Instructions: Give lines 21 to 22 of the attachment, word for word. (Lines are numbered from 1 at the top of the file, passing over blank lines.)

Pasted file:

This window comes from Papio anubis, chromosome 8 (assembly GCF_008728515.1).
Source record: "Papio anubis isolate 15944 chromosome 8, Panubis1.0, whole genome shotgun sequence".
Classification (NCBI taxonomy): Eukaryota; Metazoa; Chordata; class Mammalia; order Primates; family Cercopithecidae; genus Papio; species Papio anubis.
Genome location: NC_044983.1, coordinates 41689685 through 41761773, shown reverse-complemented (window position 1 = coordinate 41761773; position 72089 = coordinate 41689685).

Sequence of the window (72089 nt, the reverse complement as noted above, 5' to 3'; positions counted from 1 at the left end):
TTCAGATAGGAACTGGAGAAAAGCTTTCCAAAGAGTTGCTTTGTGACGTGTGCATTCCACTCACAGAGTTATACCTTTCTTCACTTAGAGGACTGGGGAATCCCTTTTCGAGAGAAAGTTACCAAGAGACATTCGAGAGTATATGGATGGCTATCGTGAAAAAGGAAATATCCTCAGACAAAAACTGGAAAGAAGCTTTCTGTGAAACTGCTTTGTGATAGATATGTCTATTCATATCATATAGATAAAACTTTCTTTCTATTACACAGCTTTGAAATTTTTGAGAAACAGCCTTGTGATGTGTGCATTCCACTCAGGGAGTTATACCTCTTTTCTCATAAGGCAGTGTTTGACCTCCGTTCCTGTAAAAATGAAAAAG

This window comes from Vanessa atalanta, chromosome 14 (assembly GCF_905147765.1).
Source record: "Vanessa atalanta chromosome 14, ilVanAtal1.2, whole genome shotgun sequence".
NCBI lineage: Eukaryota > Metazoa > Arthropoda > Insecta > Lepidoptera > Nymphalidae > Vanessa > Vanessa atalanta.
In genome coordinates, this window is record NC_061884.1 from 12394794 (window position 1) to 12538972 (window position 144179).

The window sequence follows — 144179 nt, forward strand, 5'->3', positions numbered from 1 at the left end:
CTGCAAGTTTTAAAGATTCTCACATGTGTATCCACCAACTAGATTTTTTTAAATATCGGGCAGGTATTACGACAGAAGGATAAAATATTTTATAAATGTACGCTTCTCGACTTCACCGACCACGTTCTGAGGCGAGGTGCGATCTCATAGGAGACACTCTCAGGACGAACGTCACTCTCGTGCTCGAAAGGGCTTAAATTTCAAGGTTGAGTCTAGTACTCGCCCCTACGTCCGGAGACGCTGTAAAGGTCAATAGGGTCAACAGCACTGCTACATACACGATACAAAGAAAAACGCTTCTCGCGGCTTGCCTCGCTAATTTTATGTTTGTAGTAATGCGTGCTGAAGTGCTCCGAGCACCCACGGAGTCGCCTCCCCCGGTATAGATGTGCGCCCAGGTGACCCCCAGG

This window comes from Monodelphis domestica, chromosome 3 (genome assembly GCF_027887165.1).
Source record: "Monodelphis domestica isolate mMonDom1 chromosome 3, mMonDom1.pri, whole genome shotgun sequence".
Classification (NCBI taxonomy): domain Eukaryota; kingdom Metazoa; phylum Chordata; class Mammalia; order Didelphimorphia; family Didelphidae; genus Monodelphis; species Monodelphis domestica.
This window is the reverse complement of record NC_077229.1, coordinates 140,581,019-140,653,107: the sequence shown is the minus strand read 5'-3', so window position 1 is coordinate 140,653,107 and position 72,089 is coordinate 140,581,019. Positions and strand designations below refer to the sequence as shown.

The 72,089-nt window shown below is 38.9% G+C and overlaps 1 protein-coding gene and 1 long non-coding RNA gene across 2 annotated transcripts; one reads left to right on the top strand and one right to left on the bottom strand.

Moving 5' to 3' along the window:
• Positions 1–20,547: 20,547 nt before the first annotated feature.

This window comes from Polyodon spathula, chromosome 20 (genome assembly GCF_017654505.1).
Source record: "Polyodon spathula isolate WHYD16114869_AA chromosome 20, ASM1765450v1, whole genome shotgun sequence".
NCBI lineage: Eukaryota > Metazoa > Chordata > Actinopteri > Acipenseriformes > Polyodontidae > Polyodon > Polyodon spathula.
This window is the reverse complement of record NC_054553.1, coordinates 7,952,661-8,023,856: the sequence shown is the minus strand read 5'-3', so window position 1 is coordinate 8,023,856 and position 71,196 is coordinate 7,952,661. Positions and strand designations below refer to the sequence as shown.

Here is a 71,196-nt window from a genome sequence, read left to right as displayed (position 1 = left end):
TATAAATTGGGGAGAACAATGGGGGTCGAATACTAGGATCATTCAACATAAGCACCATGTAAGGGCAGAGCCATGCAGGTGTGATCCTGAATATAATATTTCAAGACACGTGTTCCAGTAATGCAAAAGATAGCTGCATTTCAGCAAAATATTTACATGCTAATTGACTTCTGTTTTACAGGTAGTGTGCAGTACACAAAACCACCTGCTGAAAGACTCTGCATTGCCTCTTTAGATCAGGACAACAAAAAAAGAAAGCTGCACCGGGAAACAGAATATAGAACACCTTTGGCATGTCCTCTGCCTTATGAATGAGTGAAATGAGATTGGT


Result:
Source record: "Polyodon spathula isolate WHYD16114869_AA chromosome 20, ASM1765450v1, whole genome shotgun sequence".
NCBI lineage: Eukaryota > Metazoa > Chordata > Actinopteri > Acipenseriformes > Polyodontidae > Polyodon > Polyodon spathula.